SERIALISATION UPDATE: COMPLEXITY ESCALATES AS NEW RULES TAKE EFFECT

Years in the making, track-and-trace regulations for pharmaceuticals are being phased in around the world. Compliance is mandatory – but not easy.

Ensuring the integrity of pharmaceutical products has its challenges – consider just a few of them: counterfeit medicines, product mix-ups and “grey market” sales. Product serialisation/track and trace systems, backed by government regulations, are one way of tackling these issues. The technology exists; the “will” to act is there. But there’s one problem: Lack of uniformity.

Unfortunately for the pharma industry, as countries race to design and enact serialisation regulations, they are doing so independently. This means that, while rules in some markets are somewhat similar – the United States and the European Union, for example – other regulatory approaches vary significantly.

The lack of uniformity can create major headaches for drug manufacturers and their logistics service providers as they seek to learn, interpret and comply with each country’s rules.

The Issue of Aggregation

“Aggregation essentially creates a grandparent-parent-child relationship between the serial number in the product package, the shipping case and the pallet on which it is shipped,” explains Mike Meakin, Vice President Global Quality Regulatory & Compliance at DHL Supply Chain. “Because serialisation numbers will be randomized, people want to link those serial numbers to a specific pallet shipment for more complete tracking and tracing.” This means that each ‘generation’ of a packaging hierarchy – i.e. the item, parent multi-pack, shipper case and pallet – is linked.

Some countries require aggregation; others do not – yet.

Three major countries – Brazil, China and Mexico – illustrate the challenges inherent in complying in this new regulatory environment.

Brazil - The Most Complex

According to TraceLink, Inc., a global track and trace network solutions provider specialising in the life sciences supply chain, Brazil has the most complex serialisation track and trace regulations in the world today. Under Brazil’s regulations, the registration holder – manufacturer or importer - must track all drug product movement from point of manufacture to point of dispensation to the patient. There are over two dozen events in this supply chain process that must be tracked and reported, according to Brazilian rules.

Additionally, pharma companies must report to the Brazilian Government’s health surveillance organisation – ANVISA (Agência Nacional de Vigilância Sanitária) – movement of all drug products into Brazil. They must also provide complete access to their compliance system to ANVISA through a web browser.

China: Systems Challenges

In China, the government sets the rules. Serialisation begins with the government. Reporting ends with the government. Therein lie the challenges. China’s regulations require that all levels of product – unit, bundle, case, pallet – must be serialized with a government-issued number, and aggregation is a regulatory mandate. To obtain these numbers, drug manufacturers must run a query on a special Chinese government system. Once the manufacturers initiate and apply these serial numbers, they are then utilised in the packaging lines. After the serial numbers have been assigned, manufacturers must report back to the Chinese government on all on product events.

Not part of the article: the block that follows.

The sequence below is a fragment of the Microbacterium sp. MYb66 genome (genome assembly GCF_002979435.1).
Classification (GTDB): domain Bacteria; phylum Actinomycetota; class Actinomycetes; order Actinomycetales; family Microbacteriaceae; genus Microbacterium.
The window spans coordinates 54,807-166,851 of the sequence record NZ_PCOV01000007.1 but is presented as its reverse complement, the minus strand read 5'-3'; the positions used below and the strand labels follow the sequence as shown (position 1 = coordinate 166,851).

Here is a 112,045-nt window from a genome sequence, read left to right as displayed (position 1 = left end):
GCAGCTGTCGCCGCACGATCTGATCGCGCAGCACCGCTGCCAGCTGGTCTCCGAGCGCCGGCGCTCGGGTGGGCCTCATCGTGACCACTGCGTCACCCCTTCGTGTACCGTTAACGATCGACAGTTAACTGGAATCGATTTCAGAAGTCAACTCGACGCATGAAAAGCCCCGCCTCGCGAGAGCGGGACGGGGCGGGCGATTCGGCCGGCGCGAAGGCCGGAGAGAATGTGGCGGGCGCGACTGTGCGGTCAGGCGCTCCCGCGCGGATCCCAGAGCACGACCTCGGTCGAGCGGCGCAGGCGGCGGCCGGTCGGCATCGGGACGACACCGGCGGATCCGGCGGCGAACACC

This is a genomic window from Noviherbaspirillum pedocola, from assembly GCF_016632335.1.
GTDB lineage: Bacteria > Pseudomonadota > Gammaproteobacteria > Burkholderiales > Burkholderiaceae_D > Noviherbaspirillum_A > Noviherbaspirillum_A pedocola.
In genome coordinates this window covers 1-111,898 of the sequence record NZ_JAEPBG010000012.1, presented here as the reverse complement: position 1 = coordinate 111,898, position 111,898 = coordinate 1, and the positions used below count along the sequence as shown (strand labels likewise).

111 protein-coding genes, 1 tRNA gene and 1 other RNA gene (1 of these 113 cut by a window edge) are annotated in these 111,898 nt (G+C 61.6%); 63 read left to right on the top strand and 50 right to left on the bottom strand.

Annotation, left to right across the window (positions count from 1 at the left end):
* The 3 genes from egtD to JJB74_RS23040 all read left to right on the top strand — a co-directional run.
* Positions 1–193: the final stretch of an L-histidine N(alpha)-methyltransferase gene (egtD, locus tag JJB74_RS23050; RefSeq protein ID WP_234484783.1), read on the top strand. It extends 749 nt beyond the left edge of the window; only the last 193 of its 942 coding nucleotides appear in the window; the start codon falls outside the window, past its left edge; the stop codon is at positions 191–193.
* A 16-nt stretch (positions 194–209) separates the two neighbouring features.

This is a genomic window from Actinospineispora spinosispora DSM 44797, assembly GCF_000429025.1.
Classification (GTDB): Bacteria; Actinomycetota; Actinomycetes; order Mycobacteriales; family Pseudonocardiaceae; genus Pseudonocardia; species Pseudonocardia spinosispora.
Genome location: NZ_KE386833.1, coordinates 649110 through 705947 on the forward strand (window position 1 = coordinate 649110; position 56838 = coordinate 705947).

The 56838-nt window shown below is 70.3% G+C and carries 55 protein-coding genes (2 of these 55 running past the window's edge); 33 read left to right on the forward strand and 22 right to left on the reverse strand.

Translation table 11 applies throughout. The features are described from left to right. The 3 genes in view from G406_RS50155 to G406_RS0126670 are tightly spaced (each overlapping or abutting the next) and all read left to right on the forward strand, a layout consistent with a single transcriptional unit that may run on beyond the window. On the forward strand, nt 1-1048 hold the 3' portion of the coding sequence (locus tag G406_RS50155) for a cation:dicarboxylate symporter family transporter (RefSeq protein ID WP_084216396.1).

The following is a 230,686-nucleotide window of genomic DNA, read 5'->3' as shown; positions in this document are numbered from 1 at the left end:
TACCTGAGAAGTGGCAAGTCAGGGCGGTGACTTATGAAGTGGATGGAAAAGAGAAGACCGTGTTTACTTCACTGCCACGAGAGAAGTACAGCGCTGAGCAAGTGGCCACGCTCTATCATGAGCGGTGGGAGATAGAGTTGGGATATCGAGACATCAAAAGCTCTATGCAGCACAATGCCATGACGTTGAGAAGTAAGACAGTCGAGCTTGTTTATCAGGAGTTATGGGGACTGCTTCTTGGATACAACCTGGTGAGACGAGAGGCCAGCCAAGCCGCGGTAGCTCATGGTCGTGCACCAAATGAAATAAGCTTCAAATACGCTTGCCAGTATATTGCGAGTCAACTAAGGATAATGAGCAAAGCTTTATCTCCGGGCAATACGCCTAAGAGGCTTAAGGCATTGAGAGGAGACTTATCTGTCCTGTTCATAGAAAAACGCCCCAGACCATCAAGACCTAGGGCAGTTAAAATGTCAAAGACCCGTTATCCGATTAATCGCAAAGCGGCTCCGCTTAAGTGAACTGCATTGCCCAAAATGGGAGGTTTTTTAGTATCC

But reporting is not easy. A number of complications or hurdles get in the way beginning with how reports are entered into the China Food and Drug Administration (CFDA) system. The process is manual. There are stringent requirements as to file size of a report (not to exceed five megabytes), header information, uploading multi-part reports and sequencing them. Additionally, reports must be uploaded by someone actually in China - this cannot be done remotely.

Mexico: Living with a Work in Progress

Mexico is still in the process of fully implementing its serialisation regulations, which are overseen by COFEPRIS (the Federal Commission for the Protection against Sanitary Risk). In the absence of fully implemented government rules for pharma track and trace, some companies doing business in Mexico have adopted serialisation standards of their own accord or are actively monitoring and preparing. One such company is Pfizer.

Pfizer tailors its serialisation programmes in countries like Mexico using modular programme building blocks and standard operating procedures designed to ensure compliance in a global, cost effective and efficient manner. Having such building blocks developed, tested and available enables the company to adapt quickly to country requirements as they emerge, as in the case of Mexico.

Additionally, Pfizer uses the transition to serialisation in countries like Mexico as an opportunity to implement more optimised, systematised processes. The end result, indicates Peggy Staver, Director, Product Integrity at Pfizer, is an improved supply chain.

Benefits Beyond Regulatory Compliance

Compliance to serialisation regulations will soon be mandatory around the world, making it just another requirement of doing business. Unquestionably, these regulations will help ensure product security and integrity and patient safety. And as Pfizer has realised, serialisation represents an opportunity to improve supply chain operations for a better bottom line.

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